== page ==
I am under no illusion concerning the characteristics of the present age. I know how many flaunt a manner of life which lacks all individuality and follows only the prevailing fashion. But I know also that many of my contemporaries strive to order their lives in the direction of the principles I have indicated. To them I would dedicate this book. It does not pretend to offer the “only possible” way to Truth, it only describes the path chosen by one whose heart is set upon Truth.
The reader will be led at first into somewhat abstract regions, where thought must draw sharp outlines if it is to reach secure conclusions. But he will also be led out of these arid concepts into concrete life. I am fully convinced that one cannot do without soaring into the ethereal realm of abstraction, if one's experience is to penetrate life in all directions. He who is limited to the pleasures of the senses misses the sweetest enjoyments of life. The Oriental sages make their disciples live for years a life of resignation and asceticism before they impart to them their own wisdom. The Western world no longer demands pious exercises and ascetic practices as a preparation for science, but it does require a sincere willingness to withdraw oneself awhile from the immediate impressions of life, and to betake oneself into the realm of pure thought.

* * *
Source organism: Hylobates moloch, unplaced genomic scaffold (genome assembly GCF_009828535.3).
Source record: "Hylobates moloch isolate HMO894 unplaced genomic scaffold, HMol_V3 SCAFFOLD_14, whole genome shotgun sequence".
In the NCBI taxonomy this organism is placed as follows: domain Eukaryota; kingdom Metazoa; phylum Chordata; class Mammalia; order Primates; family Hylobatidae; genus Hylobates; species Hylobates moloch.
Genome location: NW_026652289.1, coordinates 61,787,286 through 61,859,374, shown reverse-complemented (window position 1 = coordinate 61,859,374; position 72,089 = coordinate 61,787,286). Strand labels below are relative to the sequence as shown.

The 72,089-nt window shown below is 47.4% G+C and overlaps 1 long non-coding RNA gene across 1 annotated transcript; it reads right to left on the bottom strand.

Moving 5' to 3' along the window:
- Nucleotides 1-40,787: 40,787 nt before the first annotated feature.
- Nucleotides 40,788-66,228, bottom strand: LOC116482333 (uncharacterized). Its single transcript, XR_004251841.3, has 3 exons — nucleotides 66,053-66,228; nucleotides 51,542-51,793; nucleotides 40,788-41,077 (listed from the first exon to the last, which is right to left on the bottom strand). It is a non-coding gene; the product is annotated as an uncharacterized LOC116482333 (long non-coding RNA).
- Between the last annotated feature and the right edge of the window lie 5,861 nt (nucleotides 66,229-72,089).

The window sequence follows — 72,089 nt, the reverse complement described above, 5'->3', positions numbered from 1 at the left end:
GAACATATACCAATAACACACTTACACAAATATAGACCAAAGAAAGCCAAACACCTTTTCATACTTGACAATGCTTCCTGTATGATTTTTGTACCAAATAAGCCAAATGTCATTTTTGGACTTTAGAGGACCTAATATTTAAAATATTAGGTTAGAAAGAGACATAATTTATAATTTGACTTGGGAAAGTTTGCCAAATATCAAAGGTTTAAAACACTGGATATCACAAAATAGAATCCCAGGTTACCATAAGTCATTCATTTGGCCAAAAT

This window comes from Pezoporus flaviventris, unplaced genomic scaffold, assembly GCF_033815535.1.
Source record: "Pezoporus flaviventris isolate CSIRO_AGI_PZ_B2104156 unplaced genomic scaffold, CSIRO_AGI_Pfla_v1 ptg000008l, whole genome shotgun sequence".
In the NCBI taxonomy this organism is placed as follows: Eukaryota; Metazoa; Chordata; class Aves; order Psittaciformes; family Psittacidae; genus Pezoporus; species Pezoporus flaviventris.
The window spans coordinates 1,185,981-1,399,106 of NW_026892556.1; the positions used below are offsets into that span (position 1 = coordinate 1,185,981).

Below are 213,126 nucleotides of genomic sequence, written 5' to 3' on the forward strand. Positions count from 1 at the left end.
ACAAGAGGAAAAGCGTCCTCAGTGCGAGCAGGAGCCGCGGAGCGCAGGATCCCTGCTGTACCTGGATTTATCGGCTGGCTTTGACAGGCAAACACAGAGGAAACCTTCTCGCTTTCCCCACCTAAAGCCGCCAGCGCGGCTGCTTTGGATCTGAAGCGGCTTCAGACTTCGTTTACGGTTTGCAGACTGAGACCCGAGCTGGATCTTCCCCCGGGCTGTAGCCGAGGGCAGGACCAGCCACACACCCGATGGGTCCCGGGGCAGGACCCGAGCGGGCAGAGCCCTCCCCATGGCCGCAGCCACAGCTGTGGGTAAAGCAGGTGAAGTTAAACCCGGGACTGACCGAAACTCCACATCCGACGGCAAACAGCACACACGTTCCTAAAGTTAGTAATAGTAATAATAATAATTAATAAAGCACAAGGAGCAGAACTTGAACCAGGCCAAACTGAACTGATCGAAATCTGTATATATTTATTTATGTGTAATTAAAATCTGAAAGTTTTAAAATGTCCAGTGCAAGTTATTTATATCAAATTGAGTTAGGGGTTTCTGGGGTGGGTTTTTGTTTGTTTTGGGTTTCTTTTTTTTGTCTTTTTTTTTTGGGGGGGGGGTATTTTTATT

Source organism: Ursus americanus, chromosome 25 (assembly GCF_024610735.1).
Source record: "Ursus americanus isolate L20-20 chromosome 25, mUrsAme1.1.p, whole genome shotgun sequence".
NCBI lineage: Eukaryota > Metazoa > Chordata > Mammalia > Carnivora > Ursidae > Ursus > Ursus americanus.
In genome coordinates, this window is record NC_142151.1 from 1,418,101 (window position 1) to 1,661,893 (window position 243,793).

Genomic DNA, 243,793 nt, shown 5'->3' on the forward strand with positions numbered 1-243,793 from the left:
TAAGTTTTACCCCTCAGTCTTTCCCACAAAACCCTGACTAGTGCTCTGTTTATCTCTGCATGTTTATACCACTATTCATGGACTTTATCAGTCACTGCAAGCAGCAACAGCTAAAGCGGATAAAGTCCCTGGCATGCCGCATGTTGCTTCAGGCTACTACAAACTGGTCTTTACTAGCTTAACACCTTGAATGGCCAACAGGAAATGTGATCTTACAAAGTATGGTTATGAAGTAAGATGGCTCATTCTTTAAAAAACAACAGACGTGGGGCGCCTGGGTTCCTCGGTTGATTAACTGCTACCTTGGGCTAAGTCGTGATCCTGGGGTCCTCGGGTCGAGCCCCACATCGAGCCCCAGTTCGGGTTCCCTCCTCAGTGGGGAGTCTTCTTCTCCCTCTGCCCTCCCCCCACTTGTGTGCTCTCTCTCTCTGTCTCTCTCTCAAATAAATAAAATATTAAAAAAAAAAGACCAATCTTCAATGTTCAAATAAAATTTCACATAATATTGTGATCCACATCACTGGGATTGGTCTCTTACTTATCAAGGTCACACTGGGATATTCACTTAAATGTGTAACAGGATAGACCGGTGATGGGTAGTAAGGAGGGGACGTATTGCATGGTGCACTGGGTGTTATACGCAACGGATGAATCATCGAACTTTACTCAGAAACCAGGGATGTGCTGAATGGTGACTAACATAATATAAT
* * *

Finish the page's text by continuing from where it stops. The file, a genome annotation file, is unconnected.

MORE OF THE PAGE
The spheres of life are many and for each there develop a special science. But life itself is one, and the more the sciences strive to penetrate deeply into their separate spheres, the more they withdraw themselves from the vision of the world as a living whole. There must be one supreme science which seeks in the separate sciences the elements for leading men back once more to the fullness of life. The scientific specialist seeks in his studies to gain a knowledge of the world and its workings. This book has a philosophical aim: science itself is to be infused with the life of an organic whole. The special sciences are stages on the way to this all-inclusive science. A similar relationship is found in the arts. The composer in his work employs the rules of the theory of composition. This latter is an accumulation of principles, knowledge of which is a necessary presupposition for composing. In the act of composing, the rules of theory become the servants of life, of reality. In exactly the same sense philosophy is an art. All genuine philosophers have been artists in concepts. Human ideas have been the medium of their art, and scientific method their artistic technique. Abstract thinking thus gains concrete individual life. Ideas turn into life forces. We have no longer merely a knowledge about things, but we have now made knowledge a real, self-determining organism. Our consciousness, alive and active, has risen beyond a mere passive reception of truths.